Oxidative stress plays a major pathological role in pregnancy-related complications. Although oxidative stress is induced by exogenous toxins in association with a poor lifestyle in normal subjects, there is little information on the factors altering oxidative stress and antioxidant levels during pregnancy. The purpose of this study was to determine the relationship between lifestyle factors and oxidative stress/antioxidant levels during each trimester and 1-month postpartum. This prospective cohort study followed 54 healthy women through pregnancy; first, second, and third trimester and 1-month postpartum. Participants were administered a questionnaire on characteristics and lifestyle factors. Morning blood and urine samples were obtained to measure urinary biopyrrins and serum coenzyme Q10 (CoQ10) levels. The levels of urinary biopyrrins and serum CoQ10 increased significantly throughout pregnancy, with peak values registered during the third trimester. Higher biopyrrin levels were significantly associated with non-consumption of morning meal during the first trimester, smoking during the third trimester and 1-month postpartum, alcohol consumption during the third trimester, high food-based polyunsaturated fatty acid intake during the third trimester, and poor mental health scores during the first and third trimesters. Higher CoQ10 levels were significantly associated with no smoking during pregnancy and at 1-month postpartum, and with a high frequency of exercise during the third trimester and 1-month postpartum. Thus, pregnancy represents a state of oxidative stress, which can be counterbalanced by increased levels of antioxidants, such as CoQ10. We speculate that certain lifestyle choices such as avoiding smoking can reduce oxidative stress and increase antioxidant levels during pregnancy.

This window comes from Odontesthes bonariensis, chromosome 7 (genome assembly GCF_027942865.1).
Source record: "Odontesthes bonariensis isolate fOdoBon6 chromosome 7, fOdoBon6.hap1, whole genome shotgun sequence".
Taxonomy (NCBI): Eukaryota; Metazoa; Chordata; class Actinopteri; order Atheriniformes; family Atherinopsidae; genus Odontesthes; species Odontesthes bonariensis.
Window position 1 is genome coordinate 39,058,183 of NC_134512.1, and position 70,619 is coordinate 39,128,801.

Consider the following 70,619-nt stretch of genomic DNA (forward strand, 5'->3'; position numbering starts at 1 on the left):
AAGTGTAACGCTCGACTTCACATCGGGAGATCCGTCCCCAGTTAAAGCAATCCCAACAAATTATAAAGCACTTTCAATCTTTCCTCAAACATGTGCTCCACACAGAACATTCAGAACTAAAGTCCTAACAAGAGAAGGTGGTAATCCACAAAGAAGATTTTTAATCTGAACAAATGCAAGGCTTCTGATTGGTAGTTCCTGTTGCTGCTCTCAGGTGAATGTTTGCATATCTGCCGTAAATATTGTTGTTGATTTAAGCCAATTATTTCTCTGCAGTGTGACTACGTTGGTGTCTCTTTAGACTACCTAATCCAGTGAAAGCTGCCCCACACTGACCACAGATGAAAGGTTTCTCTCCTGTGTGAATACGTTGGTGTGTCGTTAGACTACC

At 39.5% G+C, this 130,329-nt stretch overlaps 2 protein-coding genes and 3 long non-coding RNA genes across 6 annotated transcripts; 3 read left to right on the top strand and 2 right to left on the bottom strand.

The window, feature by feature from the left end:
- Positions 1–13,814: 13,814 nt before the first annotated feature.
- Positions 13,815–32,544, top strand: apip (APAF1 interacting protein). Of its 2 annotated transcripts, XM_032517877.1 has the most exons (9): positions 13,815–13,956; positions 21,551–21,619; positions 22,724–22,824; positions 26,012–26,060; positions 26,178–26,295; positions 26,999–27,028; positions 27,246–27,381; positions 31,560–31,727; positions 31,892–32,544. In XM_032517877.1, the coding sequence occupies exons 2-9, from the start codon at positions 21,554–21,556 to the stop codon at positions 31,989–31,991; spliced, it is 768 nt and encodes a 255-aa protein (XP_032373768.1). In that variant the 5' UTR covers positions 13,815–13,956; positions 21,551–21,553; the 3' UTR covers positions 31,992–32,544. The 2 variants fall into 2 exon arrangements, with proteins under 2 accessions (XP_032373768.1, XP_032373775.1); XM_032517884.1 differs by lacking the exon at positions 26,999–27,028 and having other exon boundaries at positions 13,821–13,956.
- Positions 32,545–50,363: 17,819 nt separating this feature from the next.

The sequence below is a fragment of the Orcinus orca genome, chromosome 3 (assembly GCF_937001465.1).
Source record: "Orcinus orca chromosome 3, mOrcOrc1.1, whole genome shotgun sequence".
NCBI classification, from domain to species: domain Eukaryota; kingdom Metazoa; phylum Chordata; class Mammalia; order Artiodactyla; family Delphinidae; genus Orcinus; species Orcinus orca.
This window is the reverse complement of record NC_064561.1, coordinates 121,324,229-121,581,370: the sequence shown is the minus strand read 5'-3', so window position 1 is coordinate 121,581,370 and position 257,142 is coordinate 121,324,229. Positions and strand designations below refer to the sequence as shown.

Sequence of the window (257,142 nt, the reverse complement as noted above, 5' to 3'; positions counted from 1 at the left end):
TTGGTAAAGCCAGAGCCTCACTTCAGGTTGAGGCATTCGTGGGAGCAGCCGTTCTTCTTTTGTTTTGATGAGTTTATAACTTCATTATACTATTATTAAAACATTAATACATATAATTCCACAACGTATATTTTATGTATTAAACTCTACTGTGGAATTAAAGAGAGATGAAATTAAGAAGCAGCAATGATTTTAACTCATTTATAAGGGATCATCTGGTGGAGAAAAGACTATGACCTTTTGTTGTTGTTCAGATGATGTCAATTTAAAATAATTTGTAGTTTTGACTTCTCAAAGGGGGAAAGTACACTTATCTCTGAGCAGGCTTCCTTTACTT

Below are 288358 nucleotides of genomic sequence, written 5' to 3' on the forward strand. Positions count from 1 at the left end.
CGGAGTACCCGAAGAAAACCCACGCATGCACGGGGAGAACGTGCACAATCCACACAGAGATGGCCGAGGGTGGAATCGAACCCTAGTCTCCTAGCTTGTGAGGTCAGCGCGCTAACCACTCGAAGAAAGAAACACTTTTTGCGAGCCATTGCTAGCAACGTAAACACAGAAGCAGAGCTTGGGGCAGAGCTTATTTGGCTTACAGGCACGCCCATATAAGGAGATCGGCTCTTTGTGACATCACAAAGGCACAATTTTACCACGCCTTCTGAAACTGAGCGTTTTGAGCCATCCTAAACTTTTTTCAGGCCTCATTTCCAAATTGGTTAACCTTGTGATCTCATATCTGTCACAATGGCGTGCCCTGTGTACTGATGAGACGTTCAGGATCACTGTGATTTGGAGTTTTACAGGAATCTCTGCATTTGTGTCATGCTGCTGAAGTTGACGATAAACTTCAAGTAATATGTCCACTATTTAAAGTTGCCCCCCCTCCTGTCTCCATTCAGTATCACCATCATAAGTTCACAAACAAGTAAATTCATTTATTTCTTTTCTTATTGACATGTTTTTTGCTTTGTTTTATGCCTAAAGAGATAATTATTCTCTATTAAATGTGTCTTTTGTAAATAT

All Science Journal Classification (ASJC) codes
- Health(social science)
- Biochemistry, Genetics and Molecular Biology(all)